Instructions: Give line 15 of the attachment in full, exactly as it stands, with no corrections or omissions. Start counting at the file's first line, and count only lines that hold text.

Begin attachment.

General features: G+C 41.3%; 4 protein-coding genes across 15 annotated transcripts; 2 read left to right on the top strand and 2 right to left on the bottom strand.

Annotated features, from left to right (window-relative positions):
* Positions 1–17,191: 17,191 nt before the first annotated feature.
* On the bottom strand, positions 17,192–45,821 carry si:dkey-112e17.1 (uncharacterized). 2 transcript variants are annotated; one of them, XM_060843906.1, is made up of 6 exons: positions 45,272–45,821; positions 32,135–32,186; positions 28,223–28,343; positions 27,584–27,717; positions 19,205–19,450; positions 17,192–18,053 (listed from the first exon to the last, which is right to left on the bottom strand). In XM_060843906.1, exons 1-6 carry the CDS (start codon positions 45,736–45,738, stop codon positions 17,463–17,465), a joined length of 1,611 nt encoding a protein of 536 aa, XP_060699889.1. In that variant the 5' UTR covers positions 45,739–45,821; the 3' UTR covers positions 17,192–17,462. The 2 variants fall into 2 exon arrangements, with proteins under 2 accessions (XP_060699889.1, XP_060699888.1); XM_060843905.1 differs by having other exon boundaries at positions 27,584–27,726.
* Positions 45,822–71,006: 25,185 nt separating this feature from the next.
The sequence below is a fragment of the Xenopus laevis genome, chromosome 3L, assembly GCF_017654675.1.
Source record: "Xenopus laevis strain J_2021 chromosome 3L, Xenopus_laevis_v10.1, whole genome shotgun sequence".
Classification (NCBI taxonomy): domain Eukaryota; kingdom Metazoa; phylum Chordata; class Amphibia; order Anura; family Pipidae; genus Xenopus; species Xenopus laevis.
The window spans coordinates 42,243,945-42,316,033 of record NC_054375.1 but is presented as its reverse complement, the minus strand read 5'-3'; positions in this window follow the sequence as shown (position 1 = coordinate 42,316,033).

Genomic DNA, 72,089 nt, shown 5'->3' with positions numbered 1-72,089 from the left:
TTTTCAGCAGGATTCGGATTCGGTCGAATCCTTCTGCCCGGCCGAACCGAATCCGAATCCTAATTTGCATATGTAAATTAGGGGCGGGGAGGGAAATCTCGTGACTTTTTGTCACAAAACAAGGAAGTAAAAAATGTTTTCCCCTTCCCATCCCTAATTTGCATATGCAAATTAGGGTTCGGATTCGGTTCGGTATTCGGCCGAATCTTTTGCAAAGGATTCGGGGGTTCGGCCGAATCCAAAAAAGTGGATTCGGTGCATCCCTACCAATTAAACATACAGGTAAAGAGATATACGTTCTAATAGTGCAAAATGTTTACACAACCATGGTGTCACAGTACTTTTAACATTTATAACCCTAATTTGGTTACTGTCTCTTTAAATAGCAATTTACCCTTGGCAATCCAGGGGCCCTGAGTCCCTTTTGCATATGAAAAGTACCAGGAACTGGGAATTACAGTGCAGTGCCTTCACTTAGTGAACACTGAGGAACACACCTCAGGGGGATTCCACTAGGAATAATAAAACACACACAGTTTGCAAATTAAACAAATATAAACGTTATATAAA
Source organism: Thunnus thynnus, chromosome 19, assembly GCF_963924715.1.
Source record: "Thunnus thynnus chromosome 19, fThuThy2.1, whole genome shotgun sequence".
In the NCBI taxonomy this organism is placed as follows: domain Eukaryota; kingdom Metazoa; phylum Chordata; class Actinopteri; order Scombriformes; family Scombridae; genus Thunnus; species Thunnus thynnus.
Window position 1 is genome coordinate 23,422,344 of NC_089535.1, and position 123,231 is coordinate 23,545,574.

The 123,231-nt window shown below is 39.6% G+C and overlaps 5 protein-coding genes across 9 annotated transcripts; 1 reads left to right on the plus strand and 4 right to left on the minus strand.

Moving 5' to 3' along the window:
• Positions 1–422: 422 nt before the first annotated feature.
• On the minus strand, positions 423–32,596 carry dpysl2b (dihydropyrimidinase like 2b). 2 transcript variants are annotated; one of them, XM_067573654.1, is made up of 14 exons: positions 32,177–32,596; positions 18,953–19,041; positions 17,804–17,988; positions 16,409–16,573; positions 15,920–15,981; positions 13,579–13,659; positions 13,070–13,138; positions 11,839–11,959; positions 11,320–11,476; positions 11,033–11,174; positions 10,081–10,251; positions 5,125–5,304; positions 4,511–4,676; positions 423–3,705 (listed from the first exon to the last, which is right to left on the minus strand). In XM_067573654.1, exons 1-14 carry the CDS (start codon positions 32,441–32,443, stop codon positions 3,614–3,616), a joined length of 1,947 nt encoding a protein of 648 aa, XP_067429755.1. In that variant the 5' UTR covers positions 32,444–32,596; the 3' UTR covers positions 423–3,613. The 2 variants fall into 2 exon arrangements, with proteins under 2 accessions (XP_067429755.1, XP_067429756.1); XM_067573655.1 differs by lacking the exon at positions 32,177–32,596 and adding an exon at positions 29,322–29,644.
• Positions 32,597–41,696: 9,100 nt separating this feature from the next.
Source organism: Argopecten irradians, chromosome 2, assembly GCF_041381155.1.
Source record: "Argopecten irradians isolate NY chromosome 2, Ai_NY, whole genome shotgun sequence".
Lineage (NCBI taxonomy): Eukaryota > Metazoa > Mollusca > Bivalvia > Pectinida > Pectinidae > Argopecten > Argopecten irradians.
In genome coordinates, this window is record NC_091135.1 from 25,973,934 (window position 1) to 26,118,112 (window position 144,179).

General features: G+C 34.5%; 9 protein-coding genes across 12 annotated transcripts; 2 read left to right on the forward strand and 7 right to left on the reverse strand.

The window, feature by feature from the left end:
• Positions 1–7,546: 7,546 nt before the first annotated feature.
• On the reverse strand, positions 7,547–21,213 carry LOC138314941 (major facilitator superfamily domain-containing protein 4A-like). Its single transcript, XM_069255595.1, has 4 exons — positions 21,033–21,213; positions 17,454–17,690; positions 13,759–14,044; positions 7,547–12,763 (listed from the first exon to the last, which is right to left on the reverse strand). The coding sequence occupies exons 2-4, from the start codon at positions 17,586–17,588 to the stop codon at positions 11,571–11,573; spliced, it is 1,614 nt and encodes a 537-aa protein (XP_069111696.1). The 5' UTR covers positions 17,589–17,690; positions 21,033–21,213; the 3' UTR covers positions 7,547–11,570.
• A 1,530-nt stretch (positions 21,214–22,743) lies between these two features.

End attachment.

Window position 1 is genome coordinate 23,422,344 of NC_089535.1, and position 123,231 is coordinate 23,545,574.